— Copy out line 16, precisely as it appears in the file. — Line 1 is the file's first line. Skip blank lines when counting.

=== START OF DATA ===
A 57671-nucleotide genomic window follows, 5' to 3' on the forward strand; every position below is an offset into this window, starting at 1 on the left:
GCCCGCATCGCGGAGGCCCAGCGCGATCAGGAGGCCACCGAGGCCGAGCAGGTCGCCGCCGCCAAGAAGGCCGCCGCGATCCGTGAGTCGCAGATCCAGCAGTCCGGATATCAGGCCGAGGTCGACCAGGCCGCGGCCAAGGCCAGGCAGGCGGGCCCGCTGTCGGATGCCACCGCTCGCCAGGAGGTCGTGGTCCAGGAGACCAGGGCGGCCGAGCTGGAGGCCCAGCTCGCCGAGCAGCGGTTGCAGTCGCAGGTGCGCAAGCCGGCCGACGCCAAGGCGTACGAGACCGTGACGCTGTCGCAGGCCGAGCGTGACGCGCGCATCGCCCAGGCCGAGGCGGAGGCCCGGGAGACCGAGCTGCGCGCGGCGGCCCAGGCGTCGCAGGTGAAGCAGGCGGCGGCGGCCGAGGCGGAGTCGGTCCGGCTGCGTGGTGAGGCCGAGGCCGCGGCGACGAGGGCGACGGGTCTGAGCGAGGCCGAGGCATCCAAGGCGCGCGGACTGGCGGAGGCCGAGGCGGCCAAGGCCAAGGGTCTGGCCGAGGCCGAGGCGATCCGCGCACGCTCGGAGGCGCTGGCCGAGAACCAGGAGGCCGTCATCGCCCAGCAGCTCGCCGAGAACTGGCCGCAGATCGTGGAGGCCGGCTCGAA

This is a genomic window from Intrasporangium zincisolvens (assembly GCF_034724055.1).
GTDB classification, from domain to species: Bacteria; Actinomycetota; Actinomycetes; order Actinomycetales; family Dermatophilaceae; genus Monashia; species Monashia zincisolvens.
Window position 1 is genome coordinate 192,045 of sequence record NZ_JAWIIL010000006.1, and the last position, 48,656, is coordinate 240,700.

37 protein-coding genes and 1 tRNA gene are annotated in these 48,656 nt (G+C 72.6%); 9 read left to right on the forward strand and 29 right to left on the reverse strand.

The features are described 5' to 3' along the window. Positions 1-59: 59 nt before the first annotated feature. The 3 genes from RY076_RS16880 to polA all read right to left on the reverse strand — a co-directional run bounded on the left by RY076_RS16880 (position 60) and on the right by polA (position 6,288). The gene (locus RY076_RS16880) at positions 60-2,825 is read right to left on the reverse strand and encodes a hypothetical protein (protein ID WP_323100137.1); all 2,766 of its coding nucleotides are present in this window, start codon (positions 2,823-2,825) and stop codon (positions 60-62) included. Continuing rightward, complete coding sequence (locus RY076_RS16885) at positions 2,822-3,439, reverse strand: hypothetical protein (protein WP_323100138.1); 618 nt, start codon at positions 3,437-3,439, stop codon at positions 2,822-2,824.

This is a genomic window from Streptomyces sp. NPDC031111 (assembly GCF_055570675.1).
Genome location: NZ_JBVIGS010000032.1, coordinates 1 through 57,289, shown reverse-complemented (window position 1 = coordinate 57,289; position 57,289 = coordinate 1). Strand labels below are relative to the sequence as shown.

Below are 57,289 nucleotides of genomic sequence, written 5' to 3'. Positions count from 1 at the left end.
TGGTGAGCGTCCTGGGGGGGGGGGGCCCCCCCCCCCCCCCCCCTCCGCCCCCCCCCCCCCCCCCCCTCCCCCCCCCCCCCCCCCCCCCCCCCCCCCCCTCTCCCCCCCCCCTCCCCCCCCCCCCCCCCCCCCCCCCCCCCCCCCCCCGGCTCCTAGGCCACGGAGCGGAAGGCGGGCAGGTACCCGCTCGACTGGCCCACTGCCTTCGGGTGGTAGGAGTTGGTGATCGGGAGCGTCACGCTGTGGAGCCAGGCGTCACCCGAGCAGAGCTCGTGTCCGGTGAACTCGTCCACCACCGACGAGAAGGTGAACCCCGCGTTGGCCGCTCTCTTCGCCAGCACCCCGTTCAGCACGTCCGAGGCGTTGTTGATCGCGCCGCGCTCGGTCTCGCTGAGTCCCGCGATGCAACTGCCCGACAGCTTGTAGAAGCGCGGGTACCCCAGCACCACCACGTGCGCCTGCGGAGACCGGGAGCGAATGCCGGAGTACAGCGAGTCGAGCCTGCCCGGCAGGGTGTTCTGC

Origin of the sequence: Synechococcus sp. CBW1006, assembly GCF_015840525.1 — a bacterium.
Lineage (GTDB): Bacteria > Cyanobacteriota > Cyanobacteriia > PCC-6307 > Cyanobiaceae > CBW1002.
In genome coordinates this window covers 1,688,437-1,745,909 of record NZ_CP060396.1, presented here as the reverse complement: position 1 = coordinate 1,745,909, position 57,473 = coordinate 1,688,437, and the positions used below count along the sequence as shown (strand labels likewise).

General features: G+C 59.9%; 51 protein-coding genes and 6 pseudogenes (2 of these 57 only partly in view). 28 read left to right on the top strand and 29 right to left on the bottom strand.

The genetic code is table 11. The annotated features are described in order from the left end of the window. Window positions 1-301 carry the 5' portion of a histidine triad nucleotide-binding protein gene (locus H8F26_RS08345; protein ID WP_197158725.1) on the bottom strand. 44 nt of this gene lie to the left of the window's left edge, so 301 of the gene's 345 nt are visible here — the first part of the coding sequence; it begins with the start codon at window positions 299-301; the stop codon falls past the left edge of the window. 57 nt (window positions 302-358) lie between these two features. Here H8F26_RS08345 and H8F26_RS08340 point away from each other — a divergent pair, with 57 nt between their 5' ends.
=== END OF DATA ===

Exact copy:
The genetic code is table 11. The annotated features are described in order from the left end of the window. Window positions 1-301 carry the 5' portion of a histidine triad nucleotide-binding protein gene (locus H8F26_RS08345; protein ID WP_197158725.1) on the bottom strand. 44 nt of this gene lie to the left of the window's left edge, so 301 of the gene's 345 nt are visible here — the first part of the coding sequence; it begins with the start codon at window positions 299-301; the stop codon falls past the left edge of the window. 57 nt (window positions 302-358) lie between these two features. Here H8F26_RS08345 and H8F26_RS08340 point away from each other — a divergent pair, with 57 nt between their 5' ends.